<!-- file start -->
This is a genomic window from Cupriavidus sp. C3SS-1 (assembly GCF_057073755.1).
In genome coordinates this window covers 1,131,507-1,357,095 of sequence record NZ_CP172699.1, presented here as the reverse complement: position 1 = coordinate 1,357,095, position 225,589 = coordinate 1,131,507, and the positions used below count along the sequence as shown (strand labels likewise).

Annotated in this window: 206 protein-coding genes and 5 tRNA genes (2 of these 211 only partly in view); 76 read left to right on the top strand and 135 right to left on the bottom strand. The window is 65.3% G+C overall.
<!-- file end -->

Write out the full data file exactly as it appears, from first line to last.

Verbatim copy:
This is a genomic window from Cupriavidus sp. C3SS-1 (assembly GCF_057073755.1).
In genome coordinates this window covers 1,131,507-1,357,095 of sequence record NZ_CP172699.1, presented here as the reverse complement: position 1 = coordinate 1,357,095, position 225,589 = coordinate 1,131,507, and the positions used below count along the sequence as shown (strand labels likewise).

Annotated in this window: 206 protein-coding genes and 5 tRNA genes (2 of these 211 only partly in view); 76 read left to right on the top strand and 135 right to left on the bottom strand. The window is 65.3% G+C overall.